The poore and hungry soules alway,
with good things he did fill,
The rich, nor any went away,
Without Gods mind and will.
Most faithfully he preach’t Gods will,
with wisdome from above,
And left for to direct us still,
his booke of faith and love.
Gods counsell and the narrow way,
he clearely did unfold
Without excuse to leave all they,
That would not be controld.
His proudest foes on every side,
who sought his deprivation,
He still did overcome their pride,
by humble conversation.
Against hels force and Satans rage,
God kept him in his station,
And still preserved him in his old age,
In Dedhams congregation.
From weeke to weeke, from day to day,
he cryed in our eares:
And this he did without delay,
the space of thirty yeeres.
In zeale he was a flaming fire,
yet humble and discreet,
Which made his chiefest foes admire,
and swadged their malice great.
They often sought for to prevaile,
to take away our joy,
To quench our light they did assaile
our glory to destroy.
But God did guard his choice elect,
who worthy was through Christ,
From dangers all did him protect,
and tooke home at last.
The time of life that God him lent,
was three score yeeres and seven,
The greatest part of which he spent,
to bring soules into heaven.
Oh happy change and blessed gaine,
good time for him to die:
Vnhappy we that still remaine
more sinfull dayes to see.
Yet happy now likewise are they,
which are in state of grace,
And were so wise that in their dayes,
with God they made their peace.
Now magnifie the providence,
of Gods election strong,
That he such dayes by sure defence,
In mercy did prolong,
And now hold fast with diligence,
the trueths which you have learn’d
And bring forth fruit with patience,
that grace may be discern’d.
Those graces learne to imitate,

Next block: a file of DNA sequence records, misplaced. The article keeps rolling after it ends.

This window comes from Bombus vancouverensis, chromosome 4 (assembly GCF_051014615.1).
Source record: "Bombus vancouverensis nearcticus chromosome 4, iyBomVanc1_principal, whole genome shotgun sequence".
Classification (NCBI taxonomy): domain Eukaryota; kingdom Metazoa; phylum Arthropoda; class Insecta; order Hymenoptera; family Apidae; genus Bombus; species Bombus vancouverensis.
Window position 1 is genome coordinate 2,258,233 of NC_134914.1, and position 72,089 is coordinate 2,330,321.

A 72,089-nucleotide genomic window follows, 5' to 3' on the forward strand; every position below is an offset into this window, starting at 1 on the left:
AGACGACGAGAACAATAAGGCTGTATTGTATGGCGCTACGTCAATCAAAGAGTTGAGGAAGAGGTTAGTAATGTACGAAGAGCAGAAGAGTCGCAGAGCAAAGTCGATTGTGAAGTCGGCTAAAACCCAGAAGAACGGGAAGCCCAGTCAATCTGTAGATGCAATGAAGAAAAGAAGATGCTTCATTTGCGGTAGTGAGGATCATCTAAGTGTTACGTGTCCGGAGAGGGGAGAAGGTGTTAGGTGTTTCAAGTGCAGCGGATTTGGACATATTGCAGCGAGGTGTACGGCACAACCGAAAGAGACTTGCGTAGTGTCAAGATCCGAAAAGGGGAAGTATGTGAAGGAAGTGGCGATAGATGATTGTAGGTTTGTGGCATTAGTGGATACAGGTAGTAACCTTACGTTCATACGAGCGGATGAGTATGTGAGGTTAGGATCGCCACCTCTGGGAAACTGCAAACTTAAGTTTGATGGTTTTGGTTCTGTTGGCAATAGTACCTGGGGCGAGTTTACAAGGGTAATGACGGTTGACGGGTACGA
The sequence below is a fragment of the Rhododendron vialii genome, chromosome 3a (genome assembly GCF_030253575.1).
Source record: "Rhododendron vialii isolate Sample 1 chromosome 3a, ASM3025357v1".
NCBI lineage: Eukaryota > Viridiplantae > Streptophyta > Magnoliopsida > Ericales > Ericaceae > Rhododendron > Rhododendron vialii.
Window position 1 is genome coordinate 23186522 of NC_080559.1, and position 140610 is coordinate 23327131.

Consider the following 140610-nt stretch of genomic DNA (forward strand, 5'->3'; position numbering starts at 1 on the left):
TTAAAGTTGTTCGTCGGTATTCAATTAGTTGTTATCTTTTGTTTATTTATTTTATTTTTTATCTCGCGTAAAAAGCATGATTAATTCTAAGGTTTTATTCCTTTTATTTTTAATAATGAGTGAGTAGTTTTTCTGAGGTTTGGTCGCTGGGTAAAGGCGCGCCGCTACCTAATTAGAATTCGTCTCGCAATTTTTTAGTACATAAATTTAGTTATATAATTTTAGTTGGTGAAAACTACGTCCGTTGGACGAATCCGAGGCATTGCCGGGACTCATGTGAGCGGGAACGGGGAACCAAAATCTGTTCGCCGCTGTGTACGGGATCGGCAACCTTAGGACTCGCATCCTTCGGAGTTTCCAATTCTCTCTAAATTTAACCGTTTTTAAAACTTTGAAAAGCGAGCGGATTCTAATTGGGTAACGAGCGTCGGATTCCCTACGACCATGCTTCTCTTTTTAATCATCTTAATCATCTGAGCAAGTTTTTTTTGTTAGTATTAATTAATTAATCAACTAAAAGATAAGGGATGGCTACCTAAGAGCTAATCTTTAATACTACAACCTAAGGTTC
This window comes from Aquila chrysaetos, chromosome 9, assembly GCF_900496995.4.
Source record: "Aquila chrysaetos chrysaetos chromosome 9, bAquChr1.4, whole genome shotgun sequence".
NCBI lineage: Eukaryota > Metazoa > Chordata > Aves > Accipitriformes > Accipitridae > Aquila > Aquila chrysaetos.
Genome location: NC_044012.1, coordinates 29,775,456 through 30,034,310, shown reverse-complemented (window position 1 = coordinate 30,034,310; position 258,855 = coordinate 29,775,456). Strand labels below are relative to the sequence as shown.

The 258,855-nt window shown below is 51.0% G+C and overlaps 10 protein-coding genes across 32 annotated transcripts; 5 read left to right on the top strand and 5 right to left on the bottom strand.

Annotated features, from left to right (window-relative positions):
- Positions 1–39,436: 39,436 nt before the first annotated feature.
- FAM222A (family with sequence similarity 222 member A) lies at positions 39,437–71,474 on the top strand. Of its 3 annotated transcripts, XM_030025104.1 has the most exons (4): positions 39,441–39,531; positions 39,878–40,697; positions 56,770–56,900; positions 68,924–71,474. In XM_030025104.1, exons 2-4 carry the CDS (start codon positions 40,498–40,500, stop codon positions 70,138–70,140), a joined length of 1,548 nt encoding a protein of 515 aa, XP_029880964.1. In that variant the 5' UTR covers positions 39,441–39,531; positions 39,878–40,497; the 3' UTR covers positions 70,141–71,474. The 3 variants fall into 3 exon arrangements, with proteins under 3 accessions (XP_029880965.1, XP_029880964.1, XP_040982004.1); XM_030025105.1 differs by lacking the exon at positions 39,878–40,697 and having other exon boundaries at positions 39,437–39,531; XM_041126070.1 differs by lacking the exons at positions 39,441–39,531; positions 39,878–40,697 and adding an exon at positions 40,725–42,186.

in him which shine so bright,
So shalt thou live in happy state,
and pleasing in Gods sight.
A wife hath lost a heavenly head,
children a father deare,
A losse to all on every side,
and to his flocke most neere.
His house a blessed Bethel was,
and plainely did appeare:
He lived to see his fruits in grace,
on all his children deare.
But now alas what shall we doe
Gods anger to revoke,
Our sinfulnesse have brought us to
This sad and heavy stroake.
Our sleepy formall carelessnesse,
in hearing of Gods word:
Vnfruitfull barren heartednesse,
though we with meanes were stored.
All those that have worne out this light,
and yet remain all darke,
How shall it now their soules affright,
to weare this cursed marke.
Now let us all repent and pray,
with zeale and fervency,
That of the Lord obtaine we may,
some comfort and supply.
Our King and Counsell Lord preserve,
and all of each degree,
That from his trueth we may not swerve,
but therein live and die.
That with him that’s gone before,
a kingdome may obtaine,
And then with Saints for evermore,
in glory may remaine.
In morning wake with God, and beg his grace,
Offend not his good spirit in any case,
Hang fast on Christ, cleave closse unto his word,
No time forget to weare the christian sword,
Run cheerefully your generall is before,
Our blessed captain Christ hath opened the doore
Got victory against sin, death and hell,
Eternall life for aye with him shall dwell,
Returne my soule, goe foorth unto thy rest,
Strange joyes are gone which cannot be exprest.
© RJO 1995–2016